Published — Wednesday 27 February 2013
Last update 27 February 2013 1:52 am
Campioni — Italian for champion — is a sports café and casual diner on Jeddah’s Batterjee Street, serving international cuisine.
The moment you set foot in the restaurant, you step into a sports world: the customized leather chairs imitate football shirts; the tabletops look like mini football fields or display football shirts. The restaurant can accommodate 200 diners at once. You cannot miss the big football lamp, pool billiard lamps and the bowling lamps hung from the ceiling. What makes this restaurant special is the TV projector that displays football games, according to season, and other sports events like the Olympics.
Expect to pay around SR 75 per person for a starter, a main course and a drink.
There is a private room designed for special events that can be reserved for meetings, watching a movie or karaoke.
Shisha is only allowed on the outdoors terrace for men only.
Karim Ajami, the founder, executive and operation manager of Campioni, said he noticed how Jeddah stopped having venues that displayed football games on big screens. “Both men and women want a place that has the spirit of football,” Karim said.
He said that the concept of the diner is made to be a pure sports cafe, focusing on the football field. It was launched to target football lovers, who, according to Ajami, had no place to go after many venues had been closed that displayed football games.
The diner has four screens on the first floor, including a projector for a bigger screen, and three screens on the second floor, including another projector for a bigger screen.
Everything has its season and the World Cup and other major sports events definitely are high season for Campioni.
During the 2010 World Cup Ajami pitched a big tent outside the building on the parking area, large enough to seat 100 persons. Instead of calling and making reservations, people had to go to the venue, buy the tickets and come back later at night to attend the game.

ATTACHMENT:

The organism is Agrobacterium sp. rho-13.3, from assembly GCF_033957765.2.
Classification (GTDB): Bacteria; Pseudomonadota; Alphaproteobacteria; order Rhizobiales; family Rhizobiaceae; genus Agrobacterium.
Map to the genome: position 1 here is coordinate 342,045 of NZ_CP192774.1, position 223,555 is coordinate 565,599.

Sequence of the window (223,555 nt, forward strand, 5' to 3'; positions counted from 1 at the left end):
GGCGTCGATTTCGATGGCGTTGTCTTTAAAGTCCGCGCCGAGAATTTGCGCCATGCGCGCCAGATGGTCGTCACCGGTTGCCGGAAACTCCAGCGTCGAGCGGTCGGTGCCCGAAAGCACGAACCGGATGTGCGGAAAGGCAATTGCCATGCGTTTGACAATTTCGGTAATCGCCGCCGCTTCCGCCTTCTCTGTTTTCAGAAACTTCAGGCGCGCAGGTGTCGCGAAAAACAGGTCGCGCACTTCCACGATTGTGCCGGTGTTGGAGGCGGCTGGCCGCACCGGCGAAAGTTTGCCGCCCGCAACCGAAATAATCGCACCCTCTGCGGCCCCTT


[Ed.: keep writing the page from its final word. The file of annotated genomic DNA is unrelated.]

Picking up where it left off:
The idea behind selling tickets was to make guests feel as if they were actually attending a football stadium. Campioni provided people with vuvuzela (plastic horns) to make things more exciting for the crowd.
The diner has a minimum charge that varies from SR 30 up to SR 100, depending on the type of the game and whether it was a semi-final or a final match in a tournament.
The diner serves a varied menu starting from breakfast to starters, salads, sandwiches, and burgers to main courses, pizza and pasta. Drinks include soft drinks, milkshakes and fresh juices.
The interesting part about the menu is naming each plate and order after football champions.
For a starter, Campioni recommended Petr Čech: chicken wings in spicy sauce, served with ranch dips. The platter is a good quantity for two to three persons.
Another starter was Van Der Sar, very average breaded shrimps, a five-piece plate served with tartar sauce.
For a main course there was Lionel Messi, a well-done 250-gram meat fillet, topped with a rich creamy pepper sauce with French fries. It wasn’t the best steak, but it was good for a casual diner.
Campioni’s pizza baguette was a bit more creative, and was my personal favorite. They named it Roger Federer, a French bread cut in half with a brush of garlic oil, topped with tomato sauce, chicken breast that is cooked with special herbs, olives, oregano and green onion covered in mozzarella cheese.
As for the dessert, Campioni presented a fondant au chocolat oozing hot, melted chocolate from the center, with a side of vanilla ice cream. My only recommendation here is to eat it while it is hot!
Ajami said he is working on a new plan to attract guests. The downside, he said, to having a sports café is that people relate the diner to football games only. To change that, Ajami would like to host culture nights once or twice a month, such as a Mexican, Hawaiian or African night. This would entail changing the theme of the restaurant, the clothing of the staff and a few adaptations of the menu.
Another plan is to show old football matches. Games that were recorded in the sixties and eighties would be played, by schedule every week, to keep the guests coming.